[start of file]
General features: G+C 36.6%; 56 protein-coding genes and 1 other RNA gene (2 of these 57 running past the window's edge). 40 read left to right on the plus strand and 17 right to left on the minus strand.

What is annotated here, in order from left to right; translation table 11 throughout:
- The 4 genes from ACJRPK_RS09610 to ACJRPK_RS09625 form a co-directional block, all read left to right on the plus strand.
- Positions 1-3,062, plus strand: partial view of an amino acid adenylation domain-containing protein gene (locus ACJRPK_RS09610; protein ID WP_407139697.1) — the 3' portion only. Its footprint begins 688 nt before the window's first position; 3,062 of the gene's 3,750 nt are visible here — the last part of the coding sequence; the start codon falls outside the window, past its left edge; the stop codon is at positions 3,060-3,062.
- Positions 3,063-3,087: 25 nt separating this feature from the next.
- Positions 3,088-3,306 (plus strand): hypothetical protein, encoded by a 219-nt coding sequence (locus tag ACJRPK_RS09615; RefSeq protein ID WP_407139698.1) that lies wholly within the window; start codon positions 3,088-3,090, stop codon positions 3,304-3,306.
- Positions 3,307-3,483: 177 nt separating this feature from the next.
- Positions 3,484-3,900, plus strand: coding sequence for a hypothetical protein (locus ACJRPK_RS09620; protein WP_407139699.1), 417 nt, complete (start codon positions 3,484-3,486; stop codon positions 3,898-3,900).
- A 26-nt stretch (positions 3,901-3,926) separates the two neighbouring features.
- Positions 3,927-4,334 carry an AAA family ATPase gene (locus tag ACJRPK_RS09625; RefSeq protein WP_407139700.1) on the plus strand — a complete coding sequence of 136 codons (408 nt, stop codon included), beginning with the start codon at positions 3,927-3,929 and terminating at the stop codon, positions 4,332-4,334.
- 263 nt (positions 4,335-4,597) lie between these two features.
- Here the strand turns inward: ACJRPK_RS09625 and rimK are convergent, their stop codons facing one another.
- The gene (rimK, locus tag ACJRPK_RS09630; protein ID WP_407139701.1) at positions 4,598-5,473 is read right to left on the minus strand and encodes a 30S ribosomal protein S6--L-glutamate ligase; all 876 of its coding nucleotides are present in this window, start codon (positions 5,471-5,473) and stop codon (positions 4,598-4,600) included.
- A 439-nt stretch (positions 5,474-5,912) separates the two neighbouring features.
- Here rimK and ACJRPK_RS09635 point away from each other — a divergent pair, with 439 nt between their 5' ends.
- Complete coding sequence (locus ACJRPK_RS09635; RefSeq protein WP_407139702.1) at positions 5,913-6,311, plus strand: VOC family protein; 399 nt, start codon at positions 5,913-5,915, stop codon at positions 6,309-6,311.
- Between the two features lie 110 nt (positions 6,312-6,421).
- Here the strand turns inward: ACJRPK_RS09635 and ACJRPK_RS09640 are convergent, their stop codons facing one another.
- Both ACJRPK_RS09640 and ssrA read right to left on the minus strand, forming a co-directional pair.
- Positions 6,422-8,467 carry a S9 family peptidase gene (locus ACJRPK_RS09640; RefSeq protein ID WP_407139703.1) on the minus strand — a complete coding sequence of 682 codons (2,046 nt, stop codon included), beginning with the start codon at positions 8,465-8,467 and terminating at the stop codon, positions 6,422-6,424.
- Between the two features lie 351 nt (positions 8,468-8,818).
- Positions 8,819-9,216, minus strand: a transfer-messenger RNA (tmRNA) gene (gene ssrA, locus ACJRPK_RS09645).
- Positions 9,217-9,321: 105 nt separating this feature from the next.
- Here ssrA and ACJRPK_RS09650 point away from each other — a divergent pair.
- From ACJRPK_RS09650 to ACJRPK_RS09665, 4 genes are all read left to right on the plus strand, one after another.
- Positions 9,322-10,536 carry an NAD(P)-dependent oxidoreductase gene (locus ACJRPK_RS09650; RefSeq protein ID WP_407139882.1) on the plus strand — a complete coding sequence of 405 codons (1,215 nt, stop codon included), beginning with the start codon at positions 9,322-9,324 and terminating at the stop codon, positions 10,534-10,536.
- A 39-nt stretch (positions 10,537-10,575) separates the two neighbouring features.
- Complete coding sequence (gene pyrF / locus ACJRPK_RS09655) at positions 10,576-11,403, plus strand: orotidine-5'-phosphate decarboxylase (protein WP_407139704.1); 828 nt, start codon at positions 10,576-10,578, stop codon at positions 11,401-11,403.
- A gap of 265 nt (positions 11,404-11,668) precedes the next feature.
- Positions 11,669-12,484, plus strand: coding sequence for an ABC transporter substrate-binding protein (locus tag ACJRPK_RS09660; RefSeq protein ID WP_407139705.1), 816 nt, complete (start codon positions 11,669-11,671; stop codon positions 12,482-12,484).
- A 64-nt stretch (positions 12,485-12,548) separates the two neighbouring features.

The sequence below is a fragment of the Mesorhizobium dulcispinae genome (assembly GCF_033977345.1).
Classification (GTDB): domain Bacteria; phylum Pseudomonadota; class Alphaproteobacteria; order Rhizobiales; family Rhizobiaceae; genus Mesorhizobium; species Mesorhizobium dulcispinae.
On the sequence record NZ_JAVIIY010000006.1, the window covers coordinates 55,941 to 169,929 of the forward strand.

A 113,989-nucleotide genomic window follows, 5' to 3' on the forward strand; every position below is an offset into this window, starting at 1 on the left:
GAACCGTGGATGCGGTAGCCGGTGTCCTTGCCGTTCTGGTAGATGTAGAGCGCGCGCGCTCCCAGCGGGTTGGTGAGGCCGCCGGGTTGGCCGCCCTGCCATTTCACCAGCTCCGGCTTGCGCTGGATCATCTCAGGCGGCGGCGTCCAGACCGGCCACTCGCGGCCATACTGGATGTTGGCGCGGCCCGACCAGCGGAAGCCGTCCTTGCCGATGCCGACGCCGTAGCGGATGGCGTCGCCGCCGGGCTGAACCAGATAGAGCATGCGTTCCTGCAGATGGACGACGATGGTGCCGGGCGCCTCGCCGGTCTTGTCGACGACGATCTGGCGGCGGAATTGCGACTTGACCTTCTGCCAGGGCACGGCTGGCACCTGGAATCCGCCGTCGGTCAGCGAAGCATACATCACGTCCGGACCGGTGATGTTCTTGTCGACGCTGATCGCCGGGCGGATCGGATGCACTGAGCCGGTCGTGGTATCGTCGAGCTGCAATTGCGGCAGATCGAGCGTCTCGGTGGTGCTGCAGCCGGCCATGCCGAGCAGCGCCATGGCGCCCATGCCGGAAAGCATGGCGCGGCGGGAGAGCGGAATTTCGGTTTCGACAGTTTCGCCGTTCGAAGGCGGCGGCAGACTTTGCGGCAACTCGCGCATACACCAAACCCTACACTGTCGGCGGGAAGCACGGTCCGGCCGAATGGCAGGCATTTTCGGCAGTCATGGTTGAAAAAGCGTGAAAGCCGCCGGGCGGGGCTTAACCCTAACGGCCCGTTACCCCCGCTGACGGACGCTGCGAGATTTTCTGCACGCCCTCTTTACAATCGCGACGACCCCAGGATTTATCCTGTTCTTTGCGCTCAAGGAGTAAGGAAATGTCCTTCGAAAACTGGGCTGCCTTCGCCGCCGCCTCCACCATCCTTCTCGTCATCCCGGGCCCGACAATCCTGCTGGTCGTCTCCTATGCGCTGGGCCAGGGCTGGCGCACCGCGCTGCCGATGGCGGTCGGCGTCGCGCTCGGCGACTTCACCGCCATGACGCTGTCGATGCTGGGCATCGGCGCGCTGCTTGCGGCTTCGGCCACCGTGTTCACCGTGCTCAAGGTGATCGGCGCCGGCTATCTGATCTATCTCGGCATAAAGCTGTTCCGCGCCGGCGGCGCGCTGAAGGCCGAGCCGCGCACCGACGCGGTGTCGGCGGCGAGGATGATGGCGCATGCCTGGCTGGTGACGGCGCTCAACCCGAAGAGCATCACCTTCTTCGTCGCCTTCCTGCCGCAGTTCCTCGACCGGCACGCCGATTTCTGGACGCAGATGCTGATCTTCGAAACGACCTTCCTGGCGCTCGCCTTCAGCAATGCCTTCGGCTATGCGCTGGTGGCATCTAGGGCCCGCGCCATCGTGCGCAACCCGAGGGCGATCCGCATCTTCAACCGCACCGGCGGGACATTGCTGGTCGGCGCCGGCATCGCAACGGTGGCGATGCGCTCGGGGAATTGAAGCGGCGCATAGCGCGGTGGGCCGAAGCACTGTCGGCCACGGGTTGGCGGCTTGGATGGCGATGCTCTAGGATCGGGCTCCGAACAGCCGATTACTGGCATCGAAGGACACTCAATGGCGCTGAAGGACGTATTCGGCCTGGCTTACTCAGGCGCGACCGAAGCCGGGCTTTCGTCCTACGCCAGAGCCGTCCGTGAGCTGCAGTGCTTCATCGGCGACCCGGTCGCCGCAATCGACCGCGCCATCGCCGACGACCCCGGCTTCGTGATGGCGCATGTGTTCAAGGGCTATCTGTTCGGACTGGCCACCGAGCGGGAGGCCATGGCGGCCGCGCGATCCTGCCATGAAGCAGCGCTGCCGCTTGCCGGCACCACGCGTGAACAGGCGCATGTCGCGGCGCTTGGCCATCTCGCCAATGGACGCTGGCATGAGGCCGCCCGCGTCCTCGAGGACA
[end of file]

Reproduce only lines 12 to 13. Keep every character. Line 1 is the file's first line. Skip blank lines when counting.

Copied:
- Here the strand turns inward: ACJRPK_RS09625 and rimK are convergent, their stop codons facing one another.
- The gene (rimK, locus tag ACJRPK_RS09630; protein ID WP_407139701.1) at positions 4,598-5,473 is read right to left on the minus strand and encodes a 30S ribosomal protein S6--L-glutamate ligase; all 876 of its coding nucleotides are present in this window, start codon (positions 5,471-5,473) and stop codon (positions 4,598-4,600) included.